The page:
5 Things to Know About Remote Starters
Remote starters are great for those frigid mornings when you want to slide into a nice and toasty vehicle for the drive to work. However, before you rush out and purchase one, there are a few things you need to know about remote starters.
All remote starters have a specified range as to how far you can be from the vehicle to start to it. These ranges are typically between 500 feet and 5,000 feet. This broad range is important, as they are based on no interference between the transmitter and the vehicle. If you plan to start a vehicle right outside your door, a 500-foot range will work. If you know your car will be downstairs or buried deep in a parking lot, the highest range is the best option.
The Damage Myth
There is a myth that remote starters can damage your vehicle. The truth of this is, a properly installed, high quality system will not cause any damage. Incidents where cars have quit running or even caught fire are typically due to being installed improperly, although extremely cheap systems are also unreliable.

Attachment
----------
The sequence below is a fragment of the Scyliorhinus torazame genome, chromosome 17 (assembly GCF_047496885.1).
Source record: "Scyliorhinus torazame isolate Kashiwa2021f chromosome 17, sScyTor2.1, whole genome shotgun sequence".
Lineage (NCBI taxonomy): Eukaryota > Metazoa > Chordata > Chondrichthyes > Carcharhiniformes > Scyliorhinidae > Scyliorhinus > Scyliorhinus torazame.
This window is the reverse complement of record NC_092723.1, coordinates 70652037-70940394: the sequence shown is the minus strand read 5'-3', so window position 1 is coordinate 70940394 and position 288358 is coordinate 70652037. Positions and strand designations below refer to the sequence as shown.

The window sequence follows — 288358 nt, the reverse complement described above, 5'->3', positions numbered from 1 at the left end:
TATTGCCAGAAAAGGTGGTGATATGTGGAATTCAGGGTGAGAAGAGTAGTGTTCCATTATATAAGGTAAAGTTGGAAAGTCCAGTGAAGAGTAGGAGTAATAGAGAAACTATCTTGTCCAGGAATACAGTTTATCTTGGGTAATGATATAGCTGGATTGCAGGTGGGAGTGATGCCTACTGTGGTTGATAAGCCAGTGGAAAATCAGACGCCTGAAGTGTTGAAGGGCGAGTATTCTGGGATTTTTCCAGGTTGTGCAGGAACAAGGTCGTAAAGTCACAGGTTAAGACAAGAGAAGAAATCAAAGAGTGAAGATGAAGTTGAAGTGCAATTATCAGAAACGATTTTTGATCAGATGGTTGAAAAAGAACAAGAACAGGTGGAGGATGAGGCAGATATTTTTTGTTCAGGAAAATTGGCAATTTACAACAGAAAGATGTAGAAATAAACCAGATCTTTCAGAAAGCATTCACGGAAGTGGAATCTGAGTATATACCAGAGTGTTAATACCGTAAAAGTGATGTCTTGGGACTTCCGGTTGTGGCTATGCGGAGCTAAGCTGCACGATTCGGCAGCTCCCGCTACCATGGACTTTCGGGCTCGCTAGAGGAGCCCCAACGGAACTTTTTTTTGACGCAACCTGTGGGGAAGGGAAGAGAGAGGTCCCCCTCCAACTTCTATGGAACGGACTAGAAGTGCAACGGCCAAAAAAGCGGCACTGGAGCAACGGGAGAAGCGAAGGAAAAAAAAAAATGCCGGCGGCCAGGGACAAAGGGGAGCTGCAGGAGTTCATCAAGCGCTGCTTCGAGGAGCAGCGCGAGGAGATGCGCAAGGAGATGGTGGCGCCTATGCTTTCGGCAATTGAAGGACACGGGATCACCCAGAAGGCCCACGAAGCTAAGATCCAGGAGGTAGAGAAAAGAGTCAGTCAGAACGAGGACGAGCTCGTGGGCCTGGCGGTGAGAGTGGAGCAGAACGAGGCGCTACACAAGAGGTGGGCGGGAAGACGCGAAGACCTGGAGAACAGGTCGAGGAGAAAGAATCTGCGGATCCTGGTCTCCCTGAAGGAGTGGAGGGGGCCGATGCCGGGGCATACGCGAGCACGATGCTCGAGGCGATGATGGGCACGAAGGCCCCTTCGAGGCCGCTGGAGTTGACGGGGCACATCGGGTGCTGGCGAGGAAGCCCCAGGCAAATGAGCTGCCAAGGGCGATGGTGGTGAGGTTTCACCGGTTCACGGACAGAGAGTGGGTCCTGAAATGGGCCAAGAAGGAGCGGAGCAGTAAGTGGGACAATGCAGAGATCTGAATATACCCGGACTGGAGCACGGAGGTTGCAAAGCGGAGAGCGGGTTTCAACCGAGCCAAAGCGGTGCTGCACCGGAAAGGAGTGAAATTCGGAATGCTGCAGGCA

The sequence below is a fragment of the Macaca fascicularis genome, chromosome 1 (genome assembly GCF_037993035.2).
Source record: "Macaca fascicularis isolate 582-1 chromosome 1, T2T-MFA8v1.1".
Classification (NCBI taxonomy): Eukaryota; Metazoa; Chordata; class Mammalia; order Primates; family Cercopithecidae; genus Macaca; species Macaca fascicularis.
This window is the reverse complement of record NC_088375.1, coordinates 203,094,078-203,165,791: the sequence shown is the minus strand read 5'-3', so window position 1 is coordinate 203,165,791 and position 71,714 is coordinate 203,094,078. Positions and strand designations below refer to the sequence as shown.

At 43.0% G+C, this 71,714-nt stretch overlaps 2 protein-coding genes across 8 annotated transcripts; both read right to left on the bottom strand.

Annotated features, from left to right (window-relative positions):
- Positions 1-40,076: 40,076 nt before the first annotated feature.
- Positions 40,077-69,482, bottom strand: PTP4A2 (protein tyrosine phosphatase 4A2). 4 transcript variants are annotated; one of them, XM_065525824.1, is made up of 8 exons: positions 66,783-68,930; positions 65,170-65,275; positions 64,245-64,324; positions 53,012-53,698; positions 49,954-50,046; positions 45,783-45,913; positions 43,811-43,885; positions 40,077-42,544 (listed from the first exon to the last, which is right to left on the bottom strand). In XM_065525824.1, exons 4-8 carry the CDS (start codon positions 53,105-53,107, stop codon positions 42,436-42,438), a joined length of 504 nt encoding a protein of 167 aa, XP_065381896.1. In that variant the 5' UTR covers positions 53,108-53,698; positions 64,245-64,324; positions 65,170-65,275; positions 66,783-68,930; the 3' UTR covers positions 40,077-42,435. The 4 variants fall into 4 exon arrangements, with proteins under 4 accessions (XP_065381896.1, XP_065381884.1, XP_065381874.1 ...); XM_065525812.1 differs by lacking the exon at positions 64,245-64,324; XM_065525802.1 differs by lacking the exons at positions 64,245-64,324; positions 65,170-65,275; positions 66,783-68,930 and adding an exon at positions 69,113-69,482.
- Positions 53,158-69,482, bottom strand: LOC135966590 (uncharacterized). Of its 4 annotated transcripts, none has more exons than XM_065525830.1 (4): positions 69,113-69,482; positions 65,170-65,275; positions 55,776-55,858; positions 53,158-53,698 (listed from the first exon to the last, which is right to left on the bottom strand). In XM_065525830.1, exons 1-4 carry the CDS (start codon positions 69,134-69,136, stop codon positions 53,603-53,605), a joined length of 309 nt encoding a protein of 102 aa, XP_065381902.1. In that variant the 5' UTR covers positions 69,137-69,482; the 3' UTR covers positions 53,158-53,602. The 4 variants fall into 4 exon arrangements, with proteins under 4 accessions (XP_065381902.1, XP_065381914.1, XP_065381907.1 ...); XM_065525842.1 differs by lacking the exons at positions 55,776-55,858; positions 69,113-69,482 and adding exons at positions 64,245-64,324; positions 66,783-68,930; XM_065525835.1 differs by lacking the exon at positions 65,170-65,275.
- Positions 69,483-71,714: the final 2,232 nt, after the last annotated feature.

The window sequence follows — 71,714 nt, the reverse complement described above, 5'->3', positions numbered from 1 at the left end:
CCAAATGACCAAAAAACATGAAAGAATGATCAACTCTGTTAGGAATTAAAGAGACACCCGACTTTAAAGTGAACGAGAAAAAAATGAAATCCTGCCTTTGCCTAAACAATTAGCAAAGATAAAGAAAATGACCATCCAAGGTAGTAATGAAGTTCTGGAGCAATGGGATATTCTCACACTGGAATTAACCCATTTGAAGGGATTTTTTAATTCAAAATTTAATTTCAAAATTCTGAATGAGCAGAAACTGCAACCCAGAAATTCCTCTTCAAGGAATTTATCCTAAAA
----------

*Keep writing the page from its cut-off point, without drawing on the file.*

As mentioned, you need to have your remote starter installed by a professional that understands the intricacies of the system and how to run the wiring. Vehicles have become more complex over the years, and that complexity can be a problem if someone doesn't have the proper knowledge of the systems involved. This is one case where the cheapest installer is not necessarily the best option. Make sure to do your research to protect yourself and your vehicle.
It's also important to understand that having a remote starter professionally installed will not void your vehicle's warranty. The Magnuson-Moss Warranty Act of 1975 prohibits the voiding of a warranty based on adding after-market products, unless the FTC has noted the specific product as causing failures. If an issue occurs with your remote starter that is not covered under your manufacture warranty, it should fall to the shop that installed it to take care of the damages.